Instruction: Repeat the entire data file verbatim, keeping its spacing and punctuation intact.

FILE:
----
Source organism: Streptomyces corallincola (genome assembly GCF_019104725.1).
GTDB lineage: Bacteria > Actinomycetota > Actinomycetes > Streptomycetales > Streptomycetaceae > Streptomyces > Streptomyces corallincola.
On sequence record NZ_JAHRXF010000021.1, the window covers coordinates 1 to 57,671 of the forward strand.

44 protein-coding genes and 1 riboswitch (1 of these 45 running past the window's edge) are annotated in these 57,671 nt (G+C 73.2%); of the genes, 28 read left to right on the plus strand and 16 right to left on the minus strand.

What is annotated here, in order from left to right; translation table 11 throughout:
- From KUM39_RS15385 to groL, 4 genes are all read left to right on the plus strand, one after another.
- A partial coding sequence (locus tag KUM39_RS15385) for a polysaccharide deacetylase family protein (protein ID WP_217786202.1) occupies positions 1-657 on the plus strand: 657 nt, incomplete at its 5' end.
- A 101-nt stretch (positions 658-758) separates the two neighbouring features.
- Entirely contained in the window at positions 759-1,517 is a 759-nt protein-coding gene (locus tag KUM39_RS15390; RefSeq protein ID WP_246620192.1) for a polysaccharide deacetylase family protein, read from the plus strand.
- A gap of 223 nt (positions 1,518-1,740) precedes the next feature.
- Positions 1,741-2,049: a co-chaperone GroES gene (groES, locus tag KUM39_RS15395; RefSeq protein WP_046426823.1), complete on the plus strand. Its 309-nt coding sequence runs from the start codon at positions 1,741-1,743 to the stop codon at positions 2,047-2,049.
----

Source organism: Streptomyces corallincola (genome assembly GCF_019104725.1).
GTDB lineage: Bacteria > Actinomycetota > Actinomycetes > Streptomycetales > Streptomycetaceae > Streptomyces > Streptomyces corallincola.
On sequence record NZ_JAHRXF010000021.1, the window covers coordinates 1 to 57,671 of the forward strand.

44 protein-coding genes and 1 riboswitch (1 of these 45 running past the window's edge) are annotated in these 57,671 nt (G+C 73.2%); of the genes, 28 read left to right on the plus strand and 16 right to left on the minus strand.

What is annotated here, in order from left to right; translation table 11 throughout:
- From KUM39_RS15385 to groL, 4 genes are all read left to right on the plus strand, one after another.
- A partial coding sequence (locus tag KUM39_RS15385) for a polysaccharide deacetylase family protein (protein ID WP_217786202.1) occupies positions 1-657 on the plus strand: 657 nt, incomplete at its 5' end.
- A 101-nt stretch (positions 658-758) separates the two neighbouring features.
- Entirely contained in the window at positions 759-1,517 is a 759-nt protein-coding gene (locus tag KUM39_RS15390; RefSeq protein ID WP_246620192.1) for a polysaccharide deacetylase family protein, read from the plus strand.
- A gap of 223 nt (positions 1,518-1,740) precedes the next feature.
- Positions 1,741-2,049: a co-chaperone GroES gene (groES, locus tag KUM39_RS15395; RefSeq protein WP_046426823.1), complete on the plus strand. Its 309-nt coding sequence runs from the start codon at positions 1,741-1,743 to the stop codon at positions 2,047-2,049.